I bought and sold two properties for a gain of over 400% in three years. I’m sharing real numbers and full details of the process and structure. You’ll also read about the headaches involved and why I haven’t bought since.
This isn’t to brag — I’m no real estate mogul — I just want to make this worth reading and provide an outline of the ups and downs of real estate investing. I worked hard, but I also got lucky and just as easily could have been unlucky.
In college I read Rich Dad, Poor Dad by Robert Kiyosaki and instantly wanted to invest in real estate. I wasn’t ready then, but it was always on my mind. You’ll find this book near the top of my reading list. It had a huge influence on my mindset about money and investing.
In 2015, I was ready to get serious about buying a rental property. As usual, my approach was to read on the subject. I also found successful investors through my network 1 who were kind enough to share their time and offer insight and answers to some of my more complicated questions.
I treated these investors more like mentors. I made our interactions as painless as possible for their schedules. If needed, I would completely change my schedule and drive to meet with an investor at a location convenient to them.
By making it easy for people, I always found them willing to help. I wasn’t after their money or a handout (and I always paid for lunch), just their advice and knowledge. It’s amazing how few people had asked them for advice, but how many people did ask for money or a job.
My sister introduced me to her high school classmate, Brian. Brian had done well buying and renovating properties. He offered some advice, encouraged me to get started as soon as possible, and offered to help if he could. He wasn’t flashy or arrogant, but he obviously knew what he was doing and provided a wealth of knowledge.
It’s not surprising that investors like Brian encouraged me to “get started soon” even though I didn’t have a pile of money to invest or experience with real estate. In fact, I still had a car loan, student loans, and a small credit card balance, and, I’m not exactly what you’d call “handy.” Still, they promised that if I followed their advice and was patient enough to find a good investment, it would work out fine. “Run the numbers, leave emotion out of it.”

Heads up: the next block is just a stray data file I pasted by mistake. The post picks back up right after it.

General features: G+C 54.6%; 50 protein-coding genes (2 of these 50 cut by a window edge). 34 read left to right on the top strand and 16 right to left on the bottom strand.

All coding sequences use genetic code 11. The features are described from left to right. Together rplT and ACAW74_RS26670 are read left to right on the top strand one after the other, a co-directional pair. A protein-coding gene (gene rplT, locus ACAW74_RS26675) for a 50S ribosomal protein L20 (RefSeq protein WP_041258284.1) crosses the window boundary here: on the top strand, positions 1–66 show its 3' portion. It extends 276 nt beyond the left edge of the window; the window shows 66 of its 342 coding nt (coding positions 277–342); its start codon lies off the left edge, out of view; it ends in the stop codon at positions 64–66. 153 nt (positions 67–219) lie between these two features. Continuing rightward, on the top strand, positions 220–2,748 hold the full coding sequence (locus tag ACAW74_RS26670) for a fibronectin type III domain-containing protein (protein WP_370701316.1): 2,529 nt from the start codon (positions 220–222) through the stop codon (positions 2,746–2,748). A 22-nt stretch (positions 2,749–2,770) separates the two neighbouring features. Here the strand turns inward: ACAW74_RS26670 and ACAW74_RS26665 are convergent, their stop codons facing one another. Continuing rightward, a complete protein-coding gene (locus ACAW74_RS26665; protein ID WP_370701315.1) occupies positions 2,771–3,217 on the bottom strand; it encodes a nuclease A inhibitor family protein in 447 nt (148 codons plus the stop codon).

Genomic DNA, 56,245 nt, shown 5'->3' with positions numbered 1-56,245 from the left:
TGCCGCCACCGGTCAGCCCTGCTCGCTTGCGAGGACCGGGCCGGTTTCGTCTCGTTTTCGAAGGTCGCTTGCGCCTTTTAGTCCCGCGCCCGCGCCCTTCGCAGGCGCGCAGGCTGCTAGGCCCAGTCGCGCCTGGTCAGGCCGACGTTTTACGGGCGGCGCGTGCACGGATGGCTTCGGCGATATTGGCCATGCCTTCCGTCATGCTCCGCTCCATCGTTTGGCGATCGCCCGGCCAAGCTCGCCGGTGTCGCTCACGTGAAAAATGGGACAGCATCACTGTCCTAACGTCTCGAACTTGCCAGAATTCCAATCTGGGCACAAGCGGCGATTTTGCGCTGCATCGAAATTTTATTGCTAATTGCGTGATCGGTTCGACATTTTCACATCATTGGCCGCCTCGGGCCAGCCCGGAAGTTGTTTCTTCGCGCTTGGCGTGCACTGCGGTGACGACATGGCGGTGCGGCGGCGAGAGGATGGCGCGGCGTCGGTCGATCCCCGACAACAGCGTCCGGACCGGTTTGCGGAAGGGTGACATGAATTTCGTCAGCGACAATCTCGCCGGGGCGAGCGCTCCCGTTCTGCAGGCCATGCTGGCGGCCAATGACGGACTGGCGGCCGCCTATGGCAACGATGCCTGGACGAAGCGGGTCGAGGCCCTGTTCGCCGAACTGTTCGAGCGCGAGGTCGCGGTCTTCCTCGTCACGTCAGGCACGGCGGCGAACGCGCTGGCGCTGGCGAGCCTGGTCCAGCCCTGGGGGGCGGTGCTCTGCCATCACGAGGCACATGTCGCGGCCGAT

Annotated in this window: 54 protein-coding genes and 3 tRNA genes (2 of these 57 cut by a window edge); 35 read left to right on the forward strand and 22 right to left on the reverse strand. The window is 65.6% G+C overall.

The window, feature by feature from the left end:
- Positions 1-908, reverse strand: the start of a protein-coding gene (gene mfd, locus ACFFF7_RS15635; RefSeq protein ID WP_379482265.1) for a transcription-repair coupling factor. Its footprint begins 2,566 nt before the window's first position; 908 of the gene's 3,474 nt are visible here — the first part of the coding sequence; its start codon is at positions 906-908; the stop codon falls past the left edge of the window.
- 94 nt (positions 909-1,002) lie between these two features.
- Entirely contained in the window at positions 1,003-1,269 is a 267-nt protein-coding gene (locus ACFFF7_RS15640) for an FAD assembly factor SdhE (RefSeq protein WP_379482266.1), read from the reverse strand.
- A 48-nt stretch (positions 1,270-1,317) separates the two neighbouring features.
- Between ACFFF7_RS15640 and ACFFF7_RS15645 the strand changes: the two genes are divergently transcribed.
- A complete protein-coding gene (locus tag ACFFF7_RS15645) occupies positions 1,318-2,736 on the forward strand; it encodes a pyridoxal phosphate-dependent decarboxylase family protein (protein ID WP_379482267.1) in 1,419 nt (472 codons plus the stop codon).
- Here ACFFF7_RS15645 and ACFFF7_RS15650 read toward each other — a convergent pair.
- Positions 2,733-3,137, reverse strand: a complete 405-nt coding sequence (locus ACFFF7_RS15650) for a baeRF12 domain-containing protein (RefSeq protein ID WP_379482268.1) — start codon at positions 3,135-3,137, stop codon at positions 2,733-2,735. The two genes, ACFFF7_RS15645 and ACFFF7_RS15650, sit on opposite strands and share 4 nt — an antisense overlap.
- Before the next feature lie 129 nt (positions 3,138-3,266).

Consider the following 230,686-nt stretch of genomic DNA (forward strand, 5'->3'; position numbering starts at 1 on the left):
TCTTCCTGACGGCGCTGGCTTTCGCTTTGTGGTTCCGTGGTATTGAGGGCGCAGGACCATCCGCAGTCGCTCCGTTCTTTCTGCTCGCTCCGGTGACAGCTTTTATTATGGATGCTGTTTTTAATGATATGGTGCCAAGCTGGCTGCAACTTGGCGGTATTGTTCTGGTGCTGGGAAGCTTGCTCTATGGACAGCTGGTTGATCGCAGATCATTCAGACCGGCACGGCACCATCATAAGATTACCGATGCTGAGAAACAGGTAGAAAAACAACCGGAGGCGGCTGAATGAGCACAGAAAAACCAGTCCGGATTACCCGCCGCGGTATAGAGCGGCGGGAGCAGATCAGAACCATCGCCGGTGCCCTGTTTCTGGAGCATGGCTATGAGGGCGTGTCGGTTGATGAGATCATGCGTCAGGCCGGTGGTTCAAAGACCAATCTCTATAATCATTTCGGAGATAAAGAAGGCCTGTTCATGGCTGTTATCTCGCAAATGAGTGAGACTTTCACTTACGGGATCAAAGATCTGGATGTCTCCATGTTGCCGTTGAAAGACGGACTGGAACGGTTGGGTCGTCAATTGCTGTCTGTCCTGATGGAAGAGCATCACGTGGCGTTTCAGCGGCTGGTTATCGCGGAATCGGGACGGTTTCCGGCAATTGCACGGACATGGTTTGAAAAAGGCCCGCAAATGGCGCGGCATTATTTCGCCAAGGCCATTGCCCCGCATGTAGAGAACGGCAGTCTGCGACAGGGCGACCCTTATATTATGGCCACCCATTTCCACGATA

What did surprise me were all the horror stories I heard from family and friends who had never bought, rented or sold an investment property. “Oh, so-and-so’s cousin had a friend that had a bad tenant. You don’t want to be a landlord.” Take this advice with a grain of salt. My family and friends wanted to protect me and I appreciate that. But I needed to take my own calculated risks.
I’d spend hours walking and driving neighborhoods. My weekends were consumed by research, reading, and listening to podcasts on real estate. I built investment spreadsheets using Frank Gallinelli’s book (What Every Real Estate Investor Needs to Know About Cash Flow) as a guide. 2
I met with some realtors to look at properties I found listed online. Many of the houses were gorgeous, with improvements and professional staging. I’d love to live in any of the houses. But, the houses never seemed to pass my financial tests. Too many people were looking at realty websites and driving up prices. Consumer confidence was rising at the time and prices along with it.
I made (or perhaps borrowed) a rule. I’d only be the “first or last” to look at a property. Either before it is listed or after others gave up on it. One house I looked at had been on the market for nearly two years. It was a rental inherited by four siblings and none of them wanted to fix up the house. They just wanted cash and would consider any offer. I regret not buying it, but I wasn’t ready for a project of that magnitude.
I checked Craigslist and realty websites for properties and sorted “oldest first.” I even went to an estate sale to ask if the house had been sold yet (it had).
Then, after several months, the phone rang. It was Brian and he wanted to talk. He had a property and, if I could move fast, it could be mine. I was all ears.
In Part 2 of this series I share the details of purchasing Brian’s duplex and finding good tenants.